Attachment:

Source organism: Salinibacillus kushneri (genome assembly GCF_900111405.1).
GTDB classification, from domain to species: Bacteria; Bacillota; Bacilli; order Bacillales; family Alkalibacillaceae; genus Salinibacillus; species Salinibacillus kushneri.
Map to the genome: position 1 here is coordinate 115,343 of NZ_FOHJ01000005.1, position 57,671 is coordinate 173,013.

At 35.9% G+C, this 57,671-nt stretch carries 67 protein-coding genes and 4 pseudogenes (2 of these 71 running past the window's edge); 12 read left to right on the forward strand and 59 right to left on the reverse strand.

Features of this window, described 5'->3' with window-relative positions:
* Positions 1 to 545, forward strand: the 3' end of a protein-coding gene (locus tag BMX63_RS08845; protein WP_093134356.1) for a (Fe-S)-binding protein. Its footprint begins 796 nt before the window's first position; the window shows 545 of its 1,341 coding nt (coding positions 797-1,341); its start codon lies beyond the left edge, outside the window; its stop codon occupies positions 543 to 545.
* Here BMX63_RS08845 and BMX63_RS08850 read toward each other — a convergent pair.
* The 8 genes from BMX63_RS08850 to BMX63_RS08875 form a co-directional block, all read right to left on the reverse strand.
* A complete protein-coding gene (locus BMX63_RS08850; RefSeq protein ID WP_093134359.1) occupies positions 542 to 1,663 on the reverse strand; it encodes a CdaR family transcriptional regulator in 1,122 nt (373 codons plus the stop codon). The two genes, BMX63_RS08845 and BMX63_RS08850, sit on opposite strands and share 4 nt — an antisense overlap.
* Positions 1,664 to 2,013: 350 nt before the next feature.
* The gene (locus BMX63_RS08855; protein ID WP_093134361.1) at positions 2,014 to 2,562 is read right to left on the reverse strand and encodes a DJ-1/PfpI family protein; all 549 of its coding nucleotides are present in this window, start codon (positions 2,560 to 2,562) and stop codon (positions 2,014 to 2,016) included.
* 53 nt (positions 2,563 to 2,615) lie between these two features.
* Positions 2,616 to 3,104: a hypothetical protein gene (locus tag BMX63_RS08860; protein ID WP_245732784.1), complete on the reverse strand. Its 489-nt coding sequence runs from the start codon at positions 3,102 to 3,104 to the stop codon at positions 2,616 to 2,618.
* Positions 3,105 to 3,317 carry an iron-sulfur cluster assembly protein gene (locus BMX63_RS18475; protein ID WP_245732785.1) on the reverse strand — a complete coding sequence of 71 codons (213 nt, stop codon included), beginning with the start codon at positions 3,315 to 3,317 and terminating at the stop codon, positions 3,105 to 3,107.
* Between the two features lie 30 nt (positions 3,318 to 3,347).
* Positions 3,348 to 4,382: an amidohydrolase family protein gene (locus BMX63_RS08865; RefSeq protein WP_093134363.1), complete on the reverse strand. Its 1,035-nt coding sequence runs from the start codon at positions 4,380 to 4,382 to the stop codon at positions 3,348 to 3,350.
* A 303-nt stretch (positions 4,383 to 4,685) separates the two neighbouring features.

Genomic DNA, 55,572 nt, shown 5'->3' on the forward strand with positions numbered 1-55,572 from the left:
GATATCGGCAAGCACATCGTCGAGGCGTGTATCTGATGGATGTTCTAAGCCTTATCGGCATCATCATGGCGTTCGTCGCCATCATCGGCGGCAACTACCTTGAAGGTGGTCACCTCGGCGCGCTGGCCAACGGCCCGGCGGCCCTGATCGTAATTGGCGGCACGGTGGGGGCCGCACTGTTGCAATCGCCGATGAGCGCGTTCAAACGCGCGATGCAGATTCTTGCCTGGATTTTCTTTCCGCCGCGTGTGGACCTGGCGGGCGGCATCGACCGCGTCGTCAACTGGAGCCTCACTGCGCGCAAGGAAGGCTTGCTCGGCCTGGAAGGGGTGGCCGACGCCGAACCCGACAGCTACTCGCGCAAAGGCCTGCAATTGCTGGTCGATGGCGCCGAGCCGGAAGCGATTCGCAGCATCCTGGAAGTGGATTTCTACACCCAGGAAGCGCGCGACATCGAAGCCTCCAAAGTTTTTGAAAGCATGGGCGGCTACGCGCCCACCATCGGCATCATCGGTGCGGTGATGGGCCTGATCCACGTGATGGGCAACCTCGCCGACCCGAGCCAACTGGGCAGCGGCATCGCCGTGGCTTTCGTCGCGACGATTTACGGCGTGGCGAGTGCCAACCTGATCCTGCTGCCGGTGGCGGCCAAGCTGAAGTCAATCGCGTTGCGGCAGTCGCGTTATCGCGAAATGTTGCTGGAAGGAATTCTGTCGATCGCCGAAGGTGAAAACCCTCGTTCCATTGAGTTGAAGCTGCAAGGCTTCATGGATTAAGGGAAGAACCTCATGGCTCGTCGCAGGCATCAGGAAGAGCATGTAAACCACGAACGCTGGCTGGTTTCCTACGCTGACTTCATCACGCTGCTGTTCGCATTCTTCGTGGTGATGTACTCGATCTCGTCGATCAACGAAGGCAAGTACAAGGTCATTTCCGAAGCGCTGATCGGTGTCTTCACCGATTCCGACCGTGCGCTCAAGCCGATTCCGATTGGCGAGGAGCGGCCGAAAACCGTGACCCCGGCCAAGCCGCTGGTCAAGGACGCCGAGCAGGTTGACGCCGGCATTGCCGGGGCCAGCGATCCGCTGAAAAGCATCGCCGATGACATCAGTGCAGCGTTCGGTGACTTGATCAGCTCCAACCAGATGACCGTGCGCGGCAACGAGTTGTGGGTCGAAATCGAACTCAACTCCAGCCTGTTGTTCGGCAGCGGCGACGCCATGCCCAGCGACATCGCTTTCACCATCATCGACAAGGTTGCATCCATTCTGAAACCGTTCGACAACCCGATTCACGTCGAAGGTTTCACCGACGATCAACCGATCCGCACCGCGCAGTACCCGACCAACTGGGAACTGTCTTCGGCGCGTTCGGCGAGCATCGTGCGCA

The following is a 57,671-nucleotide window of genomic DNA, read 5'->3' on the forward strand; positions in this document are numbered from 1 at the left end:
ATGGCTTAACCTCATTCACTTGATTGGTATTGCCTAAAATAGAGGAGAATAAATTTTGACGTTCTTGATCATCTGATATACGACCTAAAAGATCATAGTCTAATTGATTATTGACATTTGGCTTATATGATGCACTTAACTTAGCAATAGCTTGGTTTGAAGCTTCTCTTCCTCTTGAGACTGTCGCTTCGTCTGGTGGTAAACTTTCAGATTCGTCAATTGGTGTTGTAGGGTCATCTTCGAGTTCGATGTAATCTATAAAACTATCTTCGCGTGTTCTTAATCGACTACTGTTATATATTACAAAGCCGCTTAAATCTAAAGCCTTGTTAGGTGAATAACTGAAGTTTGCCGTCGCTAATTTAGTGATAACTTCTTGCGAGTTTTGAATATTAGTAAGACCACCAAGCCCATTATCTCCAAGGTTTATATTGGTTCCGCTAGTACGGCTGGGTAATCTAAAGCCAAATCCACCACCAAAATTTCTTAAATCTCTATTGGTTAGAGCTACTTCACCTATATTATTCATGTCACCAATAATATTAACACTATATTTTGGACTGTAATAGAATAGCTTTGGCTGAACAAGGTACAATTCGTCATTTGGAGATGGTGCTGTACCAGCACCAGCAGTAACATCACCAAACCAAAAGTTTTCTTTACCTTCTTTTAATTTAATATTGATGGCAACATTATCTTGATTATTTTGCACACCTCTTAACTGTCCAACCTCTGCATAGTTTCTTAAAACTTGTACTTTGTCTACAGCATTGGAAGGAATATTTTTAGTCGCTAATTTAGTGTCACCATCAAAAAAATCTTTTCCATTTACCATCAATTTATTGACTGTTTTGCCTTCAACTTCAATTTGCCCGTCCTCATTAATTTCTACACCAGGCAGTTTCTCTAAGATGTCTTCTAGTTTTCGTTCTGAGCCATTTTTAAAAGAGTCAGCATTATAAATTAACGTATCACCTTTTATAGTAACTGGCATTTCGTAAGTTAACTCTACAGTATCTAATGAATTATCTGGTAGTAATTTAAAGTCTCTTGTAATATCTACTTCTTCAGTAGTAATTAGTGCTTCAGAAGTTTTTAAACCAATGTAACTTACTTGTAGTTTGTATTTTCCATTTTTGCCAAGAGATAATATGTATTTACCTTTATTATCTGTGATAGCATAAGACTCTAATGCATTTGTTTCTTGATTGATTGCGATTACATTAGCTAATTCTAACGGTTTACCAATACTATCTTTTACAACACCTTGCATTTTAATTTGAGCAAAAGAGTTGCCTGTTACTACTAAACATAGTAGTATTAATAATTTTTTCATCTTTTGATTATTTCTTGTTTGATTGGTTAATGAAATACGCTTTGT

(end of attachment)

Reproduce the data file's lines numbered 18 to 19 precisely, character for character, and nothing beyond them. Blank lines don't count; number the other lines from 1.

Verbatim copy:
Genomic DNA, 55,572 nt, shown 5'->3' on the forward strand with positions numbered 1-55,572 from the left:
GATATCGGCAAGCACATCGTCGAGGCGTGTATCTGATGGATGTTCTAAGCCTTATCGGCATCATCATGGCGTTCGTCGCCATCATCGGCGGCAACTACCTTGAAGGTGGTCACCTCGGCGCGCTGGCCAACGGCCCGGCGGCCCTGATCGTAATTGGCGGCACGGTGGGGGCCGCACTGTTGCAATCGCCGATGAGCGCGTTCAAACGCGCGATGCAGATTCTTGCCTGGATTTTCTTTCCGCCGCGTGTGGACCTGGCGGGCGGCATCGACCGCGTCGTCAACTGGAGCCTCACTGCGCGCAAGGAAGGCTTGCTCGGCCTGGAAGGGGTGGCCGACGCCGAACCCGACAGCTACTCGCGCAAAGGCCTGCAATTGCTGGTCGATGGCGCCGAGCCGGAAGCGATTCGCAGCATCCTGGAAGTGGATTTCTACACCCAGGAAGCGCGCGACATCGAAGCCTCCAAAGTTTTTGAAAGCATGGGCGGCTACGCGCCCACCATCGGCATCATCGGTGCGGTGATGGGCCTGATCCACGTGATGGGCAACCTCGCCGACCCGAGCCAACTGGGCAGCGGCATCGCCGTGGCTTTCGTCGCGACGATTTACGGCGTGGCGAGTGCCAACCTGATCCTGCTGCCGGTGGCGGCCAAGCTGAAGTCAATCGCGTTGCGGCAGTCGCGTTATCGCGAAATGTTGCTGGAAGGAATTCTGTCGATCGCCGAAGGTGAAAACCCTCGTTCCATTGAGTTGAAGCTGCAAGGCTTCATGGATTAAGGGAAGAACCTCATGGCTCGTCGCAGGCATCAGGAAGAGCATGTAAACCACGAACGCTGGCTGGTTTCCTACGCTGACTTCATCACGCTGCTGTTCGCATTCTTCGTGGTGATGTACTCGATCTCGTCGATCAACGAAGGCAAGTACAAGGTCATTTCCGAAGCGCTGATCGGTGTCTTCACCGATTCCGACCGTGCGCTCAAGCCGATTCCGATTGGCGAGGAGCGGCCGAAAACCGTGACCCCGGCCAAGCCGCTGGTCAAGGACGCCGAGCAGGTTGACGCCGGCATTGCCGGGGCCAGCGATCCGCTGAAAAGCATCGCCGATGACATCAGTGCAGCGTTCGGTGACTTGATCAGCTCCAACCAGATGACCGTGCGCGGCAACGAGTTGTGGGTCGAAATCGAACTCAACTCCAGCCTGTTGTTCGGCAGCGGCGACGCCATGCCCAGCGACATCGCTTTCACCATCATCGACAAGGTTGCATCCATTCTGAAACCGTTCGACAACCCGATTCACGTCGAAGGTTTCACCGACGATCAACCGATCCGCACCGCGCAGTACCCGACCAACTGGGAACTGTCTTCGGCGCGTTCGGCGAGCATCGTGCGCA